Check out this beautiful Come To Life film by the incredible Cyrus Sutton….
Another of Cyrus’s projects – https://islandearthfilm.com
Get up to date with what’s going on at Stowel Lake Farm. We welcome your comments and hope you’ll share items of interest with your community.
We are having quite a winter already and we are loving it! So many snow days for play and walking and enjoying the beauty of it all.
Walking in the road. So. Quiet.
Sledding, sledding and more sledding….
Good thing there is wood to stay warm:)
Jennifer and Liz made lanterns with the kids from Yurt Program this year. It is so satisfying to make new lanterns every year. We always pull out some of the old ones from past years but it seems creating every year has also become part of our tradition and it was fun to do it with the class.
Friday night was perfect for our walk – it wasn’t rainy or cold. We gathered around our big fire bowl in the courtyard and sang a few songs. Then, this year, we walked in silence, through the woods, in the dark, to another fire we’d set in a field. Gathering again, we sang some more, ate some cookies, generally enjoyed being together outside at night. Here are some shots of the night:
Gathering at dusk and lighting the lanterns.
The circle forming around the fire.
Out in the field…
Serving up the hot apple cider.
The weather this February was wildly varied – below freezing temperatures one week and then the next it was like spring. A couple of weeks ago we had a storm that took us right back into winter. It snowed and snowed for two days straight and then the wind started. Trees and branches came down overnight and throughout the day as we could hear the cracks and crashes all around. We lost power, as did most on Salt Spring, but only for 24 hours or so and felt lucky to still be warm and cozy beside the wood stove. Walking through the woods after a snow like this is awesome, the chaotic destruction everywhere – nature is clearly not concerned with clean-up. Unfortunately the snow and wind also caused major damage to many of our much loved trees and shrubs on the farm. We’ve had to say goodbye to the big cherry tree (above) which was right in front of the barn and was just a glorious tree, full of pink blossoms in the spring. Much of the destruction wasn’t obvious right away and only became evident as the snow started to melt. This past week the snow had finally melted enough to allow for some clean up to start. We have all be taking advantage of the branches everywhere, bringing them into our homes to welcome in spring (hopefully!).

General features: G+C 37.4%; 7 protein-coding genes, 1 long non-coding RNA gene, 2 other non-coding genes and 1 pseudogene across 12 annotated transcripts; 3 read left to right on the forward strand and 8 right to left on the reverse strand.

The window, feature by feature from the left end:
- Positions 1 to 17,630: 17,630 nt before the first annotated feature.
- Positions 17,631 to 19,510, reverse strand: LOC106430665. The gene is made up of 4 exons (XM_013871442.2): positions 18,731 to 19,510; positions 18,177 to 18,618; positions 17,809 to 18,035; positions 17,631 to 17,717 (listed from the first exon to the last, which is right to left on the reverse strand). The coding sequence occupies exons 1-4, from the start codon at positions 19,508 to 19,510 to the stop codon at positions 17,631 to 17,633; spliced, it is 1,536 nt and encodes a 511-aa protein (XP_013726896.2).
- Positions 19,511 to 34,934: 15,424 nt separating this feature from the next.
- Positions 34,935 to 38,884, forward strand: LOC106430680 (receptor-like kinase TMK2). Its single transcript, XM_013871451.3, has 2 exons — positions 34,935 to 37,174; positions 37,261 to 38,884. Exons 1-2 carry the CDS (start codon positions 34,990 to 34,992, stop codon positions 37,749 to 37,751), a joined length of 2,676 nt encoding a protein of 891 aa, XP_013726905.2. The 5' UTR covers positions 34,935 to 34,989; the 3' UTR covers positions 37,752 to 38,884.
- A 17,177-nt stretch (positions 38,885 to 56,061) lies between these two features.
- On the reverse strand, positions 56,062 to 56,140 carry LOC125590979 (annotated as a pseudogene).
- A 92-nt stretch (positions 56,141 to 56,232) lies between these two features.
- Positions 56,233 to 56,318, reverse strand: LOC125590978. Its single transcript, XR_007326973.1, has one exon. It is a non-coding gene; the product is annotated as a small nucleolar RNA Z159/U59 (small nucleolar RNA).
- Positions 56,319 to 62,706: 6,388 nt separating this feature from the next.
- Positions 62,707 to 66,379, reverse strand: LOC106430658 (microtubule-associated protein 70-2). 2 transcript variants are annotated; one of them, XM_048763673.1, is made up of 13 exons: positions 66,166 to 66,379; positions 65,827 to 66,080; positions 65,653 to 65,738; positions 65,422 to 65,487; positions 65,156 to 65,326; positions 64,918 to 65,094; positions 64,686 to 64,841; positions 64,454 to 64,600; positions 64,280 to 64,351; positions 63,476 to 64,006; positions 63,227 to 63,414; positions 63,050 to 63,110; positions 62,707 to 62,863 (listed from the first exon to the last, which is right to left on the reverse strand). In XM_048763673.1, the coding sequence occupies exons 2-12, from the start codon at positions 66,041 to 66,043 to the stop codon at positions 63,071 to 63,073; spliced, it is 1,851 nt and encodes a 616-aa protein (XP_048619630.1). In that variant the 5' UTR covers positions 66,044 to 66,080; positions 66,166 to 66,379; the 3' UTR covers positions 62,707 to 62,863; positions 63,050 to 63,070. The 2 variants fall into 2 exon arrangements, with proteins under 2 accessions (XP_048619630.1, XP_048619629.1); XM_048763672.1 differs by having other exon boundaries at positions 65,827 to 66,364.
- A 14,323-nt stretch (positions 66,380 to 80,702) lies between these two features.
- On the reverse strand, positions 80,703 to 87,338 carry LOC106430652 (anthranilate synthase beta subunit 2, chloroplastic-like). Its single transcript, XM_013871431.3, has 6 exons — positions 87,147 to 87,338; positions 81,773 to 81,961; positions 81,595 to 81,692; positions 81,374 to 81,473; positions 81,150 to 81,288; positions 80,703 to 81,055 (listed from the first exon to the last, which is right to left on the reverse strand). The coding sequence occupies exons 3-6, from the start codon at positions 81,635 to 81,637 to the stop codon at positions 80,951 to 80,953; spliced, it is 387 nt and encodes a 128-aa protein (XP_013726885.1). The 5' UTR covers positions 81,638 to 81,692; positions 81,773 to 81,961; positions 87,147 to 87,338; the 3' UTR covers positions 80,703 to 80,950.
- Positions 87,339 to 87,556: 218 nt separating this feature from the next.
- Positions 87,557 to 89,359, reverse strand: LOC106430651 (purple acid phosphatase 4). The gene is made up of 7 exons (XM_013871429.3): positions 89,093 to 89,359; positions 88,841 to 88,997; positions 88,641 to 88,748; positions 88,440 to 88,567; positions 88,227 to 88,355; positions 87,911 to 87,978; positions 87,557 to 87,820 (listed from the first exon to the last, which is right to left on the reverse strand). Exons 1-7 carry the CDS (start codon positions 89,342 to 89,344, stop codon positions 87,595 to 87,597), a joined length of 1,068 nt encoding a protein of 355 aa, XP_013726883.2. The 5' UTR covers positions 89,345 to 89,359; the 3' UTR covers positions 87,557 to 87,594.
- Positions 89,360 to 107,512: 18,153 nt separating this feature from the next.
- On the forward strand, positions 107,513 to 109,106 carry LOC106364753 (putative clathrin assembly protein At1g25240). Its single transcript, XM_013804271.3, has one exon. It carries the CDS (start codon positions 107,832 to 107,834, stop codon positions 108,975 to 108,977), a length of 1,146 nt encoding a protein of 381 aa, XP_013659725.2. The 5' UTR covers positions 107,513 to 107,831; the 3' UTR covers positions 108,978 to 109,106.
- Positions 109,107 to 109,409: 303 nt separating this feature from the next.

A pile of branches collected
Away in the trailer
Creating beauty out of destruction
It was with great pleasure that the sun and autumn warmth joined us this Thanksgiving. We love to celebrate the earth and all the bounty outside as much as possible and the warmth allowed us to do so. We set up a long harvest table and decorated it with only beautiful found items on a morning walk around the farm. It is easy to do this in the fall with all the coloured leaves, apples, pears and quinces, rosehips, fall flowers and vegetables.
kids creating beauty
We create a gratitude table as a community for Thanksgiving. We all bring something that we are deeply thankful for and then take turns standing up and expressing the significance to the group. Because we have been doing this gratitude table for many years now the sharing is getting richer , deeper and more authentic.